The Facts: Obama sounded like he was taking a position that he hasn't. By referencing the $3,600 in middle-class tax cuts and saying he wants to "continue those tax cuts," Obama made it seem as though he wants to extend the payroll tax cut. The administration hasn't said whether it supports an extension, as White House spokeswoman Amy Brundage confirmed after the debate.
"There are a number of tax issues that Congress will have to deal with at the end of the year, this being one of them," Brundage said in an e-mailed statement when asked about the payroll tax cut. "And we will continue to evaluate all of the options available to us at that time." Obama does want to extend the Bush-era income tax cuts for individuals' income below $200,000 and income below $250,000 for married couples.
Job Creation The Claim: According to Romney, President Ronald Reagan, during the rebound from the early 1980s' recession, created "twice as many jobs as this president's recovery." Speaking of Obama, Romney said, "He keeps saying, 'Look, I've created 5 million jobs.' That's after losing 5 million jobs." The Background: At issue is whether the current economic situation is akin to earlier recoveries from recessions or whether the 2008 financial crisis renders it distinctive. The economists Kenneth Rogoff and Carmen Reinhart concluded that recoveries from recessions caused by financial panics are slower and more protracted than those following most downturns. The recession in the early 1980s, for example, was triggered by the Federal Reserve's decision to increase interest rates to curb inflation.
And unlike the period after the Lehman Brothers bankruptcy of 2008, the nation's banks then were healthy.
The Facts: The first half of Romney's claim is true; the second half is misleading. In the 39 months from the end of the Reagan recession in November 1982, the U.S. added 10 million jobs. That's more than twice as many as the economy has added since its February 2010 low point. Few independent analysts attribute the job losses in the first few months of 2009 to Obama's policies, since the labor market had gone into a nosedive months before he took office. The economy began shedding jobs in February 2008 and didn't stop until March 2010. In January 2009, 818,000 jobs vanished, yet Obama wasn't inaugurated until the 20th of the month. In February, 724,000 more disappeared. The president's signature economic initiative, the American Recovery and Reinvestment Act, wasn't signed into law until Feb. 17. That measure had its largest effect on unemployment in the second and third quarters of 2010, according to a Congressional Budget Office study.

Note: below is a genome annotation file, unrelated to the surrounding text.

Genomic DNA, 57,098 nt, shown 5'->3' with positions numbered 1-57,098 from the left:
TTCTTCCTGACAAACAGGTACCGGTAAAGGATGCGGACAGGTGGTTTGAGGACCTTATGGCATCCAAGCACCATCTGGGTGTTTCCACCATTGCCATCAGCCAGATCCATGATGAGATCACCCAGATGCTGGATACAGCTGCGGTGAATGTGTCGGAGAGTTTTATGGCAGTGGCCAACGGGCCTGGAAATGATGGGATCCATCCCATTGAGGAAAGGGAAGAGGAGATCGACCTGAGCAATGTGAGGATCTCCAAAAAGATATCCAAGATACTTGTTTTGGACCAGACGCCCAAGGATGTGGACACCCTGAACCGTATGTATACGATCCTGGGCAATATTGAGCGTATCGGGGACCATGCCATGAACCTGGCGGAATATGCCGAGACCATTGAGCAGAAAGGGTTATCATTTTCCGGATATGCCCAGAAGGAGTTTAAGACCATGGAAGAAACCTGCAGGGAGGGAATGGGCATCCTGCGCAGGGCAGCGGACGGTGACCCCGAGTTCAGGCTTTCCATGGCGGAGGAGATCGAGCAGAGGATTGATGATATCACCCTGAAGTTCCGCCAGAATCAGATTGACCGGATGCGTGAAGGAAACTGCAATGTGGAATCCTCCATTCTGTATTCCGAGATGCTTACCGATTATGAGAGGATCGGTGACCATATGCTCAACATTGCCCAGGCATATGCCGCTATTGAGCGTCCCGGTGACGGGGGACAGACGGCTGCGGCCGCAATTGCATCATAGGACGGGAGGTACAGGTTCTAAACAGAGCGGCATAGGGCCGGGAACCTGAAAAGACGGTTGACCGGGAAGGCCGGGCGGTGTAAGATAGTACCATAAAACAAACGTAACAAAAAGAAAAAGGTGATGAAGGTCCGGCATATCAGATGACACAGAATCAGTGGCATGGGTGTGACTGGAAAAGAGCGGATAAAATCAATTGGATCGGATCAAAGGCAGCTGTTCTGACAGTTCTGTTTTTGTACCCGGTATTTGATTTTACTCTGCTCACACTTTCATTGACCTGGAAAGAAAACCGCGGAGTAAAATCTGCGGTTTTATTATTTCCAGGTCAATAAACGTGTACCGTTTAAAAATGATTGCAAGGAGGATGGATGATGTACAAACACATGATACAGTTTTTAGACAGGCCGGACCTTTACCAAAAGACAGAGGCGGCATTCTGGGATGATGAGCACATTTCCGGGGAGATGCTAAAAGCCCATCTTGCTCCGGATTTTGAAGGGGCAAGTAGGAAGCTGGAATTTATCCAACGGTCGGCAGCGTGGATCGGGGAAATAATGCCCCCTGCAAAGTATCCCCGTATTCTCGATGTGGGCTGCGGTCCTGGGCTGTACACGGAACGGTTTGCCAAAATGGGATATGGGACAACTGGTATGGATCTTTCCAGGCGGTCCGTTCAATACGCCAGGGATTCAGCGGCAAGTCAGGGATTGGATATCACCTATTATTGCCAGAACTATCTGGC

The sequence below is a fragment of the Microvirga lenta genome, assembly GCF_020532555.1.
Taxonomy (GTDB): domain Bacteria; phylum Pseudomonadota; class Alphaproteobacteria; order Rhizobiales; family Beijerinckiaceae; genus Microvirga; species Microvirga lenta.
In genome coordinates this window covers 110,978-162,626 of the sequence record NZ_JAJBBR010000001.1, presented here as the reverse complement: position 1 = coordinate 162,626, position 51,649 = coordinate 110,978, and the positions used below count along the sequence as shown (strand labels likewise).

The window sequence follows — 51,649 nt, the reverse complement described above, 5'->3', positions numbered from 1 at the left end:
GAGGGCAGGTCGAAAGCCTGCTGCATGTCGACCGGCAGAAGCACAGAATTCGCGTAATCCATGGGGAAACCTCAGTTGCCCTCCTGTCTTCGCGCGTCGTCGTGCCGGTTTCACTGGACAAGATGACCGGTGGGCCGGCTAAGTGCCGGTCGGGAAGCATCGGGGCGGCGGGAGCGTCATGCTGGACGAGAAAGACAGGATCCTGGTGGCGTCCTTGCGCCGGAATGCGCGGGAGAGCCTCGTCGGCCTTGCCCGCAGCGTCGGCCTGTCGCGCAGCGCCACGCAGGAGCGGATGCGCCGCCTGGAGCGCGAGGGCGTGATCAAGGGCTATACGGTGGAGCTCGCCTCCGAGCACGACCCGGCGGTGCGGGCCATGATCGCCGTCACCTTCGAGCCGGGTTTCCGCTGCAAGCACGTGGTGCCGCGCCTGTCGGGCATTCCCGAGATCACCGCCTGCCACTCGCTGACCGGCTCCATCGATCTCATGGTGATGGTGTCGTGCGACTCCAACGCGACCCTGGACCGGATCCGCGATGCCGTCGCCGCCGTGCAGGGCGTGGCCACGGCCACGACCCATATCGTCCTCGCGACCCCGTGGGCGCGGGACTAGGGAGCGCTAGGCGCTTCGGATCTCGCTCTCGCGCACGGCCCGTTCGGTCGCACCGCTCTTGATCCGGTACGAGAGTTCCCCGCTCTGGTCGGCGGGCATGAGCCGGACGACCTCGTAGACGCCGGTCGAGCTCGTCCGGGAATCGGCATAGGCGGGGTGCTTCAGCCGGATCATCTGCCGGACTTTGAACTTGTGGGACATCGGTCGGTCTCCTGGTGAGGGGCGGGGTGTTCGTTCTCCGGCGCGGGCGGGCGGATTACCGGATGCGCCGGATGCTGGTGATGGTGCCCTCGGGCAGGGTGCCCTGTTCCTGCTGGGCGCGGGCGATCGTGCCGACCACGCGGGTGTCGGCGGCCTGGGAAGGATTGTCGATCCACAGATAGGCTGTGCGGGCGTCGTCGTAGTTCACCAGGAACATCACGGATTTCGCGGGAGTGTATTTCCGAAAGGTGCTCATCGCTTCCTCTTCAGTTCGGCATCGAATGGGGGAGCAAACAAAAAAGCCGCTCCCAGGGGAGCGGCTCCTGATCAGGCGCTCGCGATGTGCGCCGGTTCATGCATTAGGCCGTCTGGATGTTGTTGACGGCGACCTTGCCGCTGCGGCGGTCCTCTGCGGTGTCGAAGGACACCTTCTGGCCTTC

Territorial Taxation The Claim: Romney's plan for international taxation of U.S. companies "will create 800,000 new jobs," Obama said. "Problem is, they'll be in China or India or Germany. That's not the way we're going to create jobs here." The Background: Romney wants to change the principles of international taxation of U.S. companies. Under current law, companies owe U.S. taxes on profits they earn around the world. They receive tax credits for payments to foreign governments and don't pay the U.S. until they bring home the money. Romney wants the U.S. to adopt a so-called territorial tax system, under which companies would owe little or no taxes on their overseas income.
The Facts: Obama overstated the findings of a study that analyzes an extreme version of Romney's idea. The 800,000 jobs figure is based on a study conducted by Kimberly Clausing, an economics professor at Reed College in Portland, Oregon. Her analysis examined a "pure" territorial system in which U.S. companies would have no U.S. tax liability on their foreign income.
Romney hasn't provided details of his territorial tax plan. The clearest Republican proposal has come from Representative Dave Camp of Michigan, chairman of the House Ways and Means Committee. It includes provisions opposed by companies that prevent them from shifting profits outside the U.S. That's not the pure proposal Clausing analyzed.
U.S. companies say a territorial tax system would make them more competitive in foreign markets, while creating headquarters jobs in the U.S. Clausing's study doesn't address whether a territorial tax system would create U.S. jobs.